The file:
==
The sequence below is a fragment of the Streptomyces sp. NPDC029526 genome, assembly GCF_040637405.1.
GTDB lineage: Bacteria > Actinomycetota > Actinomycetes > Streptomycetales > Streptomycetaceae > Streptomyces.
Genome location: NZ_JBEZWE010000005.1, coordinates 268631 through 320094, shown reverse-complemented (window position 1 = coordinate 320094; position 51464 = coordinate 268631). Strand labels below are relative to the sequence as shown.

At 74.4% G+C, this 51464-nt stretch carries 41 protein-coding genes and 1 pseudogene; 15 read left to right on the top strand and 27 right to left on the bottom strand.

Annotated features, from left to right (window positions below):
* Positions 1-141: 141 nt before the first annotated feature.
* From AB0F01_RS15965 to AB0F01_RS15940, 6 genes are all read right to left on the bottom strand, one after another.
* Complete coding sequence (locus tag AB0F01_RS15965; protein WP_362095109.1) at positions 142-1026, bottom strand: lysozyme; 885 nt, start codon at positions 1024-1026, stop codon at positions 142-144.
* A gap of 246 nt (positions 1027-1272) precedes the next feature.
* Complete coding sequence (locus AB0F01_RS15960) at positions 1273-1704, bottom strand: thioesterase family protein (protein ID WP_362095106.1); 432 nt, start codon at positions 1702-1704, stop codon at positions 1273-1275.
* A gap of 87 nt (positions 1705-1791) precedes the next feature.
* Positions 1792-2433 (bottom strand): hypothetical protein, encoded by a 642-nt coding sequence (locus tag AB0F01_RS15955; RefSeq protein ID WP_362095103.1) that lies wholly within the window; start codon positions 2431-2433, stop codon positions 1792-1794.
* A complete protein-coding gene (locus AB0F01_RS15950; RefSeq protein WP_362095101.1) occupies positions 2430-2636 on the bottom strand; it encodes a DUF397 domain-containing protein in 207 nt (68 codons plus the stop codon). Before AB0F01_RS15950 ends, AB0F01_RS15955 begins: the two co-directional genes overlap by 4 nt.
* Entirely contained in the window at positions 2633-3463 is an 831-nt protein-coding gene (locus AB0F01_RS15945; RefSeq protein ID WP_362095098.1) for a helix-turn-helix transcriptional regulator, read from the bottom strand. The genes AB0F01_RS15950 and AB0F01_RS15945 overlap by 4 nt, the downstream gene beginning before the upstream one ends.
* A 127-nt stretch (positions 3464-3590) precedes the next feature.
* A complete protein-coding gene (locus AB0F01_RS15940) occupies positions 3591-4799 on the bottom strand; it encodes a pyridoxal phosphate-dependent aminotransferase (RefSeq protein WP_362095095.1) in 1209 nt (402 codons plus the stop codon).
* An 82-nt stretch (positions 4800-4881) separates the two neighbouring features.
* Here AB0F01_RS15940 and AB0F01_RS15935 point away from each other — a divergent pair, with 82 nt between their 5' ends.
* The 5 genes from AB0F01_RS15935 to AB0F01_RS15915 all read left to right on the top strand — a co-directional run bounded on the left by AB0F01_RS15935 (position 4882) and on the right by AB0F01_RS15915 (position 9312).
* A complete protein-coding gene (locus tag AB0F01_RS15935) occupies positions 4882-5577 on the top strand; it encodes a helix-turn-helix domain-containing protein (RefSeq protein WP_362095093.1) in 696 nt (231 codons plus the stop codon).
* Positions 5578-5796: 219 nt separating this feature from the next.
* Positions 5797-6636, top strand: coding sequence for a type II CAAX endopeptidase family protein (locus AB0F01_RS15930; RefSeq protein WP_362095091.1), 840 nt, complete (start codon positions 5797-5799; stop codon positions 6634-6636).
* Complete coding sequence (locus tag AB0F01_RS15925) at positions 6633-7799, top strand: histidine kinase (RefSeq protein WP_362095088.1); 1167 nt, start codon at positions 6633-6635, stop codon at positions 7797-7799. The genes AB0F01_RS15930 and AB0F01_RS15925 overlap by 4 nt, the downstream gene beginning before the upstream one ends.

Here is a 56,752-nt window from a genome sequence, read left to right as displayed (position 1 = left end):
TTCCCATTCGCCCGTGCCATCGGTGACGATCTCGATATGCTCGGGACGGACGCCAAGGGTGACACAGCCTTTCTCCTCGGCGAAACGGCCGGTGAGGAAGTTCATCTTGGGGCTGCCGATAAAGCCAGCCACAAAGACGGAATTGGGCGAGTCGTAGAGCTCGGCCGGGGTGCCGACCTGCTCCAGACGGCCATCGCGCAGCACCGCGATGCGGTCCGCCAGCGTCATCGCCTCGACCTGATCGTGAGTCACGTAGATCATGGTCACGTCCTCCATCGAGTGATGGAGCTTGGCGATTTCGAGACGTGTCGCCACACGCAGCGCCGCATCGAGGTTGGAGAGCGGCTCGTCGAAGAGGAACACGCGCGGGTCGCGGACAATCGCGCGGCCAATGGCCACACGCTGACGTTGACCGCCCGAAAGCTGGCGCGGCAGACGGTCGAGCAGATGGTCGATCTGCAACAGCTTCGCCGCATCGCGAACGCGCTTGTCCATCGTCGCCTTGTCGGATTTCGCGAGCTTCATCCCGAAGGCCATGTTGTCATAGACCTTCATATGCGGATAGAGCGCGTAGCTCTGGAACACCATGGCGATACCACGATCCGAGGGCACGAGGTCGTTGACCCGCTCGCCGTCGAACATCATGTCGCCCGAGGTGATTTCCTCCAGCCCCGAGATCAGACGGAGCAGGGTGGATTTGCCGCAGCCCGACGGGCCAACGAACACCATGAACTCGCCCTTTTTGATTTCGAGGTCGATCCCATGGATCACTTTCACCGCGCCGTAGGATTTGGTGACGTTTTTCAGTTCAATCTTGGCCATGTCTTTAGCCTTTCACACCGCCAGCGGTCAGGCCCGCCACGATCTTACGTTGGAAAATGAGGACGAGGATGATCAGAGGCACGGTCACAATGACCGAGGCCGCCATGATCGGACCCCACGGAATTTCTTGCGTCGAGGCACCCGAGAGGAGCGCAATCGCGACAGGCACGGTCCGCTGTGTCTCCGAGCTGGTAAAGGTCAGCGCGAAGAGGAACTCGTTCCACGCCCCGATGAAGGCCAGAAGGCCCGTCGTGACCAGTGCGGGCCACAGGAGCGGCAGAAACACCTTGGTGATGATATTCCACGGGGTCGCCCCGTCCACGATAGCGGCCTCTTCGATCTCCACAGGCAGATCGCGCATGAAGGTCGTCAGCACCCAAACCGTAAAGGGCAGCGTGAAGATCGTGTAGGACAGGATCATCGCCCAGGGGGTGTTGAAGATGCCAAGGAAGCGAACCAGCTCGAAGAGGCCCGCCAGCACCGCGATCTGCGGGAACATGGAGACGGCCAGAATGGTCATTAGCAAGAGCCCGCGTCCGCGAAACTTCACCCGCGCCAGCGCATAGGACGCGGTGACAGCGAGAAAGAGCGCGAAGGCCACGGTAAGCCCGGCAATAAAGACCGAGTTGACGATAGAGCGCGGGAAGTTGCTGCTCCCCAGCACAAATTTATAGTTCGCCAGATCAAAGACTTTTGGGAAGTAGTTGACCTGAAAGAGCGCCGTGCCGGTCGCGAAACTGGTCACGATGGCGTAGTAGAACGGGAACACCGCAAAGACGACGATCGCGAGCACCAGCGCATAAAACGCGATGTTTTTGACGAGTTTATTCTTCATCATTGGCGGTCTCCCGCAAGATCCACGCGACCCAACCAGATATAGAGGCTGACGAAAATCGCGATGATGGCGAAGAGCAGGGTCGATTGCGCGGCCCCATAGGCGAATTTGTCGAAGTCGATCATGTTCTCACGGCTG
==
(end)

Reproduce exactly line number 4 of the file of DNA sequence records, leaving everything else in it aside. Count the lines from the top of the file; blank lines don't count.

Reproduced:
At 74.4% G+C, this 51464-nt stretch carries 41 protein-coding genes and 1 pseudogene; 15 read left to right on the top strand and 27 right to left on the bottom strand.